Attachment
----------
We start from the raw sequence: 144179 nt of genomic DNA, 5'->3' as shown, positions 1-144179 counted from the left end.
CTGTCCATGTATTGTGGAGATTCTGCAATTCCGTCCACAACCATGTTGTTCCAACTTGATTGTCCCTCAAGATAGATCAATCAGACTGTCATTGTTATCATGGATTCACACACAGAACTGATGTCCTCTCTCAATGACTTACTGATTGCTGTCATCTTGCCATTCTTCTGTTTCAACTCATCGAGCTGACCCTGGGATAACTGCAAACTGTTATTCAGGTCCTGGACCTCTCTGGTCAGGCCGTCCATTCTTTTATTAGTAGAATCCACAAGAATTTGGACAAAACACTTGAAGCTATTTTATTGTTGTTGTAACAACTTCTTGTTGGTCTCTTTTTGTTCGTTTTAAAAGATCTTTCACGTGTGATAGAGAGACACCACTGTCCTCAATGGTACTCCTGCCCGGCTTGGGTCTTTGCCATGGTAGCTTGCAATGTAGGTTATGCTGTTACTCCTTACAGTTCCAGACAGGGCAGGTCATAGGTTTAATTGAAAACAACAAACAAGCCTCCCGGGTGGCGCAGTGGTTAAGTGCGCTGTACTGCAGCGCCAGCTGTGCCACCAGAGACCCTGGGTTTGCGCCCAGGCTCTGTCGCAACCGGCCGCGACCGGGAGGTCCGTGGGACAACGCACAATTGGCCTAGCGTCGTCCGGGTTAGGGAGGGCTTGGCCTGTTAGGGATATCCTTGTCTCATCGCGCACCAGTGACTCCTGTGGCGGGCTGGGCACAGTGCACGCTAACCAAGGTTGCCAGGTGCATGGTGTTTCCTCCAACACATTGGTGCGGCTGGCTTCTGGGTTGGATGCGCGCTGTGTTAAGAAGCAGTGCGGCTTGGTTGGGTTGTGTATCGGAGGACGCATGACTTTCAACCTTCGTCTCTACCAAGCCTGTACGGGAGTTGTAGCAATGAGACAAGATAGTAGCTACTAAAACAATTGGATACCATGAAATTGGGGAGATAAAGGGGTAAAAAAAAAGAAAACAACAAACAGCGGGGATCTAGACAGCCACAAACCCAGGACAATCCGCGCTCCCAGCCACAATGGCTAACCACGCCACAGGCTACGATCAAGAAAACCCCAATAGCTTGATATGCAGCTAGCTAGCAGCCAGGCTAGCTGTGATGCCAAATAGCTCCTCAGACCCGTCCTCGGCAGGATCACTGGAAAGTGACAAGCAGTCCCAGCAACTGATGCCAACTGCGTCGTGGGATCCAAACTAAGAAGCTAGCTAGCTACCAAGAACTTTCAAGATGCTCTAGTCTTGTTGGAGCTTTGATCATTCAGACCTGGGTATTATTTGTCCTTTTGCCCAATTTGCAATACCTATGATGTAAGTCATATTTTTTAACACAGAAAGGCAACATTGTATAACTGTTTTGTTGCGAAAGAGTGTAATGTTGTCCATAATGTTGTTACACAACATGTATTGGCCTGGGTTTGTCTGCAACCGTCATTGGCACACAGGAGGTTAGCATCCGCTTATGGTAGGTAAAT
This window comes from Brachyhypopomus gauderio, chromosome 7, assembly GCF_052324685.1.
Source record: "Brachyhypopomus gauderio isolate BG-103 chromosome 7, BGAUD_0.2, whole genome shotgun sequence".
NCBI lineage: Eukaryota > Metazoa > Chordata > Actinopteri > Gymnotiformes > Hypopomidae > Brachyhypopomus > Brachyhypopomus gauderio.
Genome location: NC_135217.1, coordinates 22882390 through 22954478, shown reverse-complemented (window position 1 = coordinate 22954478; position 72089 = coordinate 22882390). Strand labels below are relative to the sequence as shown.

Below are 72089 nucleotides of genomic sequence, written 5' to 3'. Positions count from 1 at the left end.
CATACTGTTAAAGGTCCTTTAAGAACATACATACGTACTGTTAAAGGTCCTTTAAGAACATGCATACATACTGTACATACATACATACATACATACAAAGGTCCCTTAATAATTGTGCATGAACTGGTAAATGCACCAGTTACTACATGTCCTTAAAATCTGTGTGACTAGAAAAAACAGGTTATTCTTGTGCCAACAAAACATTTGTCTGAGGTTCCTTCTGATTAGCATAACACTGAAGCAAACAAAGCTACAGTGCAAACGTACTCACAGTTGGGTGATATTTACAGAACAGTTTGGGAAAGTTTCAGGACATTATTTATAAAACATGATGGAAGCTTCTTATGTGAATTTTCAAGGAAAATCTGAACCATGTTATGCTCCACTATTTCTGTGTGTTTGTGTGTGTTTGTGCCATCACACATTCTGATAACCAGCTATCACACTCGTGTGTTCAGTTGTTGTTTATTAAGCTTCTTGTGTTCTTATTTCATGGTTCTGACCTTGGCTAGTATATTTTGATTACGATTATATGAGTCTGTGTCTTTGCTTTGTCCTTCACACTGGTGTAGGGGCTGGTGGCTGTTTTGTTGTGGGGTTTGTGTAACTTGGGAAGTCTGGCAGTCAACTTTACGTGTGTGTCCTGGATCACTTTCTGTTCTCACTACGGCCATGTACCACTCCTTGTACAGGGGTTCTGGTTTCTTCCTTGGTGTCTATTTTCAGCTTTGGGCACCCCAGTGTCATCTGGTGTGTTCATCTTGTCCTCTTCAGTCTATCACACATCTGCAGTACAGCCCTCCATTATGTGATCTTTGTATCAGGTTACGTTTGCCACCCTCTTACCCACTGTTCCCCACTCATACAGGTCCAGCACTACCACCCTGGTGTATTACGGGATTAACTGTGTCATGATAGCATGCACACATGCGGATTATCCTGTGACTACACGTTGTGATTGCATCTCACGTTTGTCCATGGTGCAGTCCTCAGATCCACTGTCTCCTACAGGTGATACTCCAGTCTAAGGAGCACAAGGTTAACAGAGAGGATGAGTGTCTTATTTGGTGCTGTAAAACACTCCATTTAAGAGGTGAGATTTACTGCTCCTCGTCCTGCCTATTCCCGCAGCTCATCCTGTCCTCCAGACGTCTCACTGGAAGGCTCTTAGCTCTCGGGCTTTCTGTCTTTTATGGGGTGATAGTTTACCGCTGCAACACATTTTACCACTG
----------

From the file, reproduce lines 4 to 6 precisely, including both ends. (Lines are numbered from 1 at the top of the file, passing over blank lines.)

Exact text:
Source record: "Brachyhypopomus gauderio isolate BG-103 chromosome 7, BGAUD_0.2, whole genome shotgun sequence".
NCBI lineage: Eukaryota > Metazoa > Chordata > Actinopteri > Gymnotiformes > Hypopomidae > Brachyhypopomus > Brachyhypopomus gauderio.
Genome location: NC_135217.1, coordinates 22882390 through 22954478, shown reverse-complemented (window position 1 = coordinate 22954478; position 72089 = coordinate 22882390). Strand labels below are relative to the sequence as shown.